02/13/2018 at 03:48 •
I finally decided how I want to make the NGT30. After some first experiences with reflow soldering SMD, I have learned my limits.
Unfortunately, using FPGAs is unrealistic. It will take too long to come up with the VHDL, the chips are too expensive, and I will end up breaking half my boards due to soldering issues.
Fortunately, I have the propeller chip in SMD form, which I can solder!
I already have made a prototype board design in KiCad:
I know I can both build and program this.
The new design has numerous improvements over the NGT20. Now, RX/TX pins can be selected between a few different Arduino pins, thus increasing compatibility. There is now a reset button for the arduino too, to make it easier to reach the Arduino reset. I also added a PS/2 keyboard port, so now I don't have to keep cutting up keyboard cables :P. The board is also smaller and cheaper as a bonus.
I will be ordering this board *soon*. I plan to add I2C support to speed up the connection, but I have reason to believe that the MCUs are the bottleneck for the NGT20, so we will see how much that helps. Alternatively, the arduino would be able to use the hardware serial for the NGT20, parhaps allowing 1 Mbit/s connection to the NGT30.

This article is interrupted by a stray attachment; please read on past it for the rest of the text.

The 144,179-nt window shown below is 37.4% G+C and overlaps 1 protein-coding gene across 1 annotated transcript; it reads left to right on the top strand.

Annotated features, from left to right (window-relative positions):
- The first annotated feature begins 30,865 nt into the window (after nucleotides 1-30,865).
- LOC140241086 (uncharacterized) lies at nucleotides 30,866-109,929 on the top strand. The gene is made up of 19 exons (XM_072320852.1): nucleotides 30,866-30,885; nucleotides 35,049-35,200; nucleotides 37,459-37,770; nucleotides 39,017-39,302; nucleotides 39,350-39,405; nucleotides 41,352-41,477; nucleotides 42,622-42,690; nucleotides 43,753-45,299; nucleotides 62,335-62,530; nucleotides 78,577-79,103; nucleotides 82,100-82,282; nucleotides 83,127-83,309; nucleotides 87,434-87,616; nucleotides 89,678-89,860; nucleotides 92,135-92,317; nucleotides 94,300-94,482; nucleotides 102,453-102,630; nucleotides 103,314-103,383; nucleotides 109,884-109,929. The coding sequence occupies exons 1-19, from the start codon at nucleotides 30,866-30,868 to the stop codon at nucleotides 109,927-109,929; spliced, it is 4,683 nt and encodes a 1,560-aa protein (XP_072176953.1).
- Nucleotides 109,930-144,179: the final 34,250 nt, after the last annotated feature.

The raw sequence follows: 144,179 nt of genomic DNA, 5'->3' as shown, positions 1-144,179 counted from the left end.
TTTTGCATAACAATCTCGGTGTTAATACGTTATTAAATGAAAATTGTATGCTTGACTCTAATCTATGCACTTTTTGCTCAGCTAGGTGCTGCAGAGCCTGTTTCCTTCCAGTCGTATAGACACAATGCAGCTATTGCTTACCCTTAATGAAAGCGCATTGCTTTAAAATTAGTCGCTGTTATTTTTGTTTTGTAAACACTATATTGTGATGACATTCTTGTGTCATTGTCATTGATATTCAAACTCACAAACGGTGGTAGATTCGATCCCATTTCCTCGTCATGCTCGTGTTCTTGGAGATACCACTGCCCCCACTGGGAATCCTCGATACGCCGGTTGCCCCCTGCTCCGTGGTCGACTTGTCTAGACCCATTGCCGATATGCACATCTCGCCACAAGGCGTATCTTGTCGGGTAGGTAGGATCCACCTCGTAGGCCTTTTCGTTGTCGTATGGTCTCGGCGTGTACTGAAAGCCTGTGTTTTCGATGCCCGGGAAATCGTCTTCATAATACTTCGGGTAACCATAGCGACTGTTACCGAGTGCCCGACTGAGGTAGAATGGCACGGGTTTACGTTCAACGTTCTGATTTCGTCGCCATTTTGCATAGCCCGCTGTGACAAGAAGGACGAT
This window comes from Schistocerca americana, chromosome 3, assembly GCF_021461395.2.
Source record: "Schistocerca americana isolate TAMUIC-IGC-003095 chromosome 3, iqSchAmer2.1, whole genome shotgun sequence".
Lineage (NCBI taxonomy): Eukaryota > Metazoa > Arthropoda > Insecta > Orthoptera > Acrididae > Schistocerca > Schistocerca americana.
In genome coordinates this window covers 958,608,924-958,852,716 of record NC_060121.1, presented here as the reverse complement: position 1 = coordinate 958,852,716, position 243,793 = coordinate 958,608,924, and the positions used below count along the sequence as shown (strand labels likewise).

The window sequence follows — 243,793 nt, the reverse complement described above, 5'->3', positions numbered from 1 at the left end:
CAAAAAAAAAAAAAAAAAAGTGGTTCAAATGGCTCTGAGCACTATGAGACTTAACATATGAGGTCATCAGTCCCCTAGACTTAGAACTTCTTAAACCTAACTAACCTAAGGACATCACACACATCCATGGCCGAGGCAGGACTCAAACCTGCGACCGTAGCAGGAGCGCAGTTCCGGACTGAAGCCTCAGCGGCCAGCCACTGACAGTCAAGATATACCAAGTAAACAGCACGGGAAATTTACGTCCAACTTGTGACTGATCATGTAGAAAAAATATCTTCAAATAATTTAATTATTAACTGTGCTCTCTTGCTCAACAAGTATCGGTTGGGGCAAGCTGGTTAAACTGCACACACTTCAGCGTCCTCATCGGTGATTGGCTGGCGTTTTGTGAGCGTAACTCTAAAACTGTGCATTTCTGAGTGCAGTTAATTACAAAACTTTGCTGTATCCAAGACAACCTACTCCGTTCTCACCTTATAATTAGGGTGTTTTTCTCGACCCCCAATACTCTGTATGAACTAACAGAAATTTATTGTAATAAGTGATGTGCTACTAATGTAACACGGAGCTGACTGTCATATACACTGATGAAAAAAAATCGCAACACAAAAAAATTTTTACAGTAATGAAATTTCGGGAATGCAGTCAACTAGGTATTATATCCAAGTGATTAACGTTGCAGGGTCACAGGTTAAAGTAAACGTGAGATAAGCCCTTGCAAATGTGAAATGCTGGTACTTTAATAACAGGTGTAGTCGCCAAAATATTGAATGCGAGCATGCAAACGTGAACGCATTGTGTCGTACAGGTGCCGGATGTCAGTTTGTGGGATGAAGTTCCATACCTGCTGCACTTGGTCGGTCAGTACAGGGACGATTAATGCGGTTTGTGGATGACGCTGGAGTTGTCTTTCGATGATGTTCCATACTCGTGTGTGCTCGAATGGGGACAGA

We will see how this goes in maybe a month XD
Oh yea, what color should the board be?
08/15/2017 at 00:54 •
I would like to make an NGT30. A few features I plan to add are follows:
- Faster serial interface
- Mostly SMD components
- on-board arduino reset button for mega and similar boards
- More commands
- A way to add mods to firmware/GPU if I use an FPGA
I may even remove the Parallax Propeller and replace it with an FPGA. FPGA, not CPLD, because I would do some really killer stuff with it that may require an FPGA.
I would like to make it backwards-compatible with my NGT20, so the serial interface must consider this. I am mostly thinking about SPI, maybe I2C. I would probably have some command to enable the new serial interface. I would probably forget backwards compatibility if I used an FPGA however. That would solve every problem :P
I want to use SMD so that the board size is smaller, the BOM is less, and the parts cost less for the same quality. This way the overall production price is reduced.
I want to add the arduino reset button simply because it is really hard to reset my arduino mega with so many shields.
Finally, I would like any suggestions. If you're considering getting some kind of video shield or nice display output (or already have one), what would make things better?